Turnovers: 11 (Horton 3, Robinson 2, Scott 2, Bolon, Brzovic, Burnham, Smith).
Steals: 9 (Brzovic 2, Burnham 2, Faye, Horton, Larson, Robinson, Scott).
Technical Fouls: None.
A new park on Charleston’s West Side offers a hint of what the neighborhood once was.Shiloh Park features a winding gravel path, local flora, a fountain, benches and a mural. It’s named after Shiloh African Methodist Episcopal Church, which stood at the site for over 130 years.Like many African American churches on the peninsula, Shiloh AME’s parishioners started moving farther and farther away from the neighborhood they worshipped in once gentrification took hold.Between 1980 and 2010, the peninsula&rs...
A new park on Charleston’s West Side offers a hint of what the neighborhood once was.
Shiloh Park features a winding gravel path, local flora, a fountain, benches and a mural. It’s named after Shiloh African Methodist Episcopal Church, which stood at the site for over 130 years.
Like many African American churches on the peninsula, Shiloh AME’s parishioners started moving farther and farther away from the neighborhood they worshipped in once gentrification took hold.
Between 1980 and 2010, the peninsula’s black population dropped by more than half from about 30,000 to around 15,000. Simultaneously, its white population rose from 15,000 to just above 20,000.
Shiloh AME closed its original location at 172 Smith Street, where the park now stands, and is in the process of relocating to West Ashley.
At a Nov. 17 ceremony commemorating the opening of Shiloh Park, church leaders spoke fondly of the park and hope that more signage can be put up to remind people in the area of what once was.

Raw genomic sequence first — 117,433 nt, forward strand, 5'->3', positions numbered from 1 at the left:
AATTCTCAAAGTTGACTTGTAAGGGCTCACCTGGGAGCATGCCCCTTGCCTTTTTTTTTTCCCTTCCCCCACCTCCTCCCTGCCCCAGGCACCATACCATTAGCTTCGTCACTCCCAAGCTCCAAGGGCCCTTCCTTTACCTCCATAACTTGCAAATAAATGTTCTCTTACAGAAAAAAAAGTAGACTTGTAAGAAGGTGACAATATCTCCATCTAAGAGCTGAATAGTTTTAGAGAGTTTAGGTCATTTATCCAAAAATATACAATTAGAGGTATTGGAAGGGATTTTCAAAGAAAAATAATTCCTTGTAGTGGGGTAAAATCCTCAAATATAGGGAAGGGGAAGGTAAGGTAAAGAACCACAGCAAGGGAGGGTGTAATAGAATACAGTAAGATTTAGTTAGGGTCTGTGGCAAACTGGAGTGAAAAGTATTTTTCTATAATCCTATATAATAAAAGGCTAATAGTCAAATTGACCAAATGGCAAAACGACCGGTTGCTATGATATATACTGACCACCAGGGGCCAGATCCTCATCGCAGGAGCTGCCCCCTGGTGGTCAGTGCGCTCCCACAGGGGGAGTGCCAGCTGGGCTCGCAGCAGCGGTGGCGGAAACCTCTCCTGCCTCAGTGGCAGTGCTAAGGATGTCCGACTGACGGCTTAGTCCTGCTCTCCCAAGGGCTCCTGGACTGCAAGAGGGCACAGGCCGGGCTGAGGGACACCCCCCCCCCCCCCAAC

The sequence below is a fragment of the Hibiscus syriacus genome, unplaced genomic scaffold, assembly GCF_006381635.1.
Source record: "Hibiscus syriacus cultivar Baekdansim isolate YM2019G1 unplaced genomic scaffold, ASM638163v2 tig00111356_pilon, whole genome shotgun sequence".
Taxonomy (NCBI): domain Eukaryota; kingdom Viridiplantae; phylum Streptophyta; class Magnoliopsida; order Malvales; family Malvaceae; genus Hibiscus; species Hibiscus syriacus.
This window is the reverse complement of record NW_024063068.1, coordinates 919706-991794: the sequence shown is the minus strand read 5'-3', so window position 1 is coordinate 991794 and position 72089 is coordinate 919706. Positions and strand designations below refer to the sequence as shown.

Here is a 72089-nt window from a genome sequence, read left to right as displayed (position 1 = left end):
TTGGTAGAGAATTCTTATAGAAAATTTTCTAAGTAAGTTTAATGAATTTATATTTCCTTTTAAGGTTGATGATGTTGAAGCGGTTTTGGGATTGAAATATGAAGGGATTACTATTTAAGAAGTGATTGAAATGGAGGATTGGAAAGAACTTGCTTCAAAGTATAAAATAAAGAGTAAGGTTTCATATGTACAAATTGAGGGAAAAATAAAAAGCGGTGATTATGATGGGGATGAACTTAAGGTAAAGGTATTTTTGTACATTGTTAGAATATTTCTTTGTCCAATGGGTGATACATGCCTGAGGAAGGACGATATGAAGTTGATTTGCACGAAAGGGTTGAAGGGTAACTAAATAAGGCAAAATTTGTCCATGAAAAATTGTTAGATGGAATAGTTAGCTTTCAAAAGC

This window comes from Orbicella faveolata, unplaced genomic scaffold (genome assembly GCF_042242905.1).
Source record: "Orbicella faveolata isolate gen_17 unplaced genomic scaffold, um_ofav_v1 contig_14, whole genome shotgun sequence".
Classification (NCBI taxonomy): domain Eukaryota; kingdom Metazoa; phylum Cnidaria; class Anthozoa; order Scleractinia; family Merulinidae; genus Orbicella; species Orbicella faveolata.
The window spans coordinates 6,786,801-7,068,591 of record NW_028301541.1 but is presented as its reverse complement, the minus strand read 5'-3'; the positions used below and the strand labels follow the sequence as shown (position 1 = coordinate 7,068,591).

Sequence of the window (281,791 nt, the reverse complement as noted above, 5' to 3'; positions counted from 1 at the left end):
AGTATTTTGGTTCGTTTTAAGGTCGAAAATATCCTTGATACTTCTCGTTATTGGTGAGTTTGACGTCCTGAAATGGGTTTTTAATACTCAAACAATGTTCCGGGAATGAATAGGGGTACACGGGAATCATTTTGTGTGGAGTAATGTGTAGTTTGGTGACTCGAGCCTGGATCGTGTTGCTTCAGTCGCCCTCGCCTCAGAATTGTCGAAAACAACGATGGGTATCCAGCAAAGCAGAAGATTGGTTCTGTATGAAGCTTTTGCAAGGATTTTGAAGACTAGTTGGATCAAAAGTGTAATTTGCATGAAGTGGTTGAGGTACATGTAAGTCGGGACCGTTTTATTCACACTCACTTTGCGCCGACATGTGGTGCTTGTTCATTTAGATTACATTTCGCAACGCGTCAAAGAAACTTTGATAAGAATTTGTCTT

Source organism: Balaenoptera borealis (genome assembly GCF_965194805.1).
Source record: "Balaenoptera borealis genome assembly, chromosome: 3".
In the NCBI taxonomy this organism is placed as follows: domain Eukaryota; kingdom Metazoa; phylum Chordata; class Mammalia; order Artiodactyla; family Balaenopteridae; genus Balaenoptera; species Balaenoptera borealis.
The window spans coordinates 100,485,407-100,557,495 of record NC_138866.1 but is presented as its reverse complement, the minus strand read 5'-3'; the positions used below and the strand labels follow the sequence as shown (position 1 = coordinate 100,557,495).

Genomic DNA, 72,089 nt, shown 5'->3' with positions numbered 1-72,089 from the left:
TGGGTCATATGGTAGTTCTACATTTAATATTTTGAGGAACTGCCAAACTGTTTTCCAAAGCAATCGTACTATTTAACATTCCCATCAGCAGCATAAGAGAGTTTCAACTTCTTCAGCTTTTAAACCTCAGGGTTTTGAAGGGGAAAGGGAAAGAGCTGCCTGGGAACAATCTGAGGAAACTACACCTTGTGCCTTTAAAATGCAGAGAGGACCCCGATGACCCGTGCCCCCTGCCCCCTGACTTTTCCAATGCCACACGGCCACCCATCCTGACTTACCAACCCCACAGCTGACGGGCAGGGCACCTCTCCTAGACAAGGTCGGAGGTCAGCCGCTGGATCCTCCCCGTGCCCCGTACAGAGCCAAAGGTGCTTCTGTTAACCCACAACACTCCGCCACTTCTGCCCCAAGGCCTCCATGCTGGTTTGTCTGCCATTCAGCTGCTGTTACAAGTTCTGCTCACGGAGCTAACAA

“It gives us the opportunity to honor those who came behind us as well as those who come after us,” said the Rev. Norvel Goff Sr. He is presiding elder of the Edisto District of the African Methodist Episcopal Church.
Rev. Eugene Collins of Shiloh AME said he’s happy that his church is still able to reach Charlestonians whether that’s though the park that serves as a reminder of its origins or its forthcoming house of worship in West Ashley.
“In the Book of Genesis ... the name Shiloh is there and it means a place of peace,” Collins said.
The park is one of three in the area that honor the West Side’s Black history. Simonton Park and DeReef Park on Morris Street both stand on significant sites. Simonton Park was once home to the Simonton School which was the first public school for African Americans in the city. DeReef Park is named after formerly enslaved brothers Joseph and Richard Edward DeReef who bought their freedom and later the land the park stands on.
Charleston native Andrea Hazel said she was excited to see something done to honor the history of the neighborhood. Her grandparents used to own the house across the street. And she could point to other buildings that once belonged to other family members, her pediatrician and a pharmacy.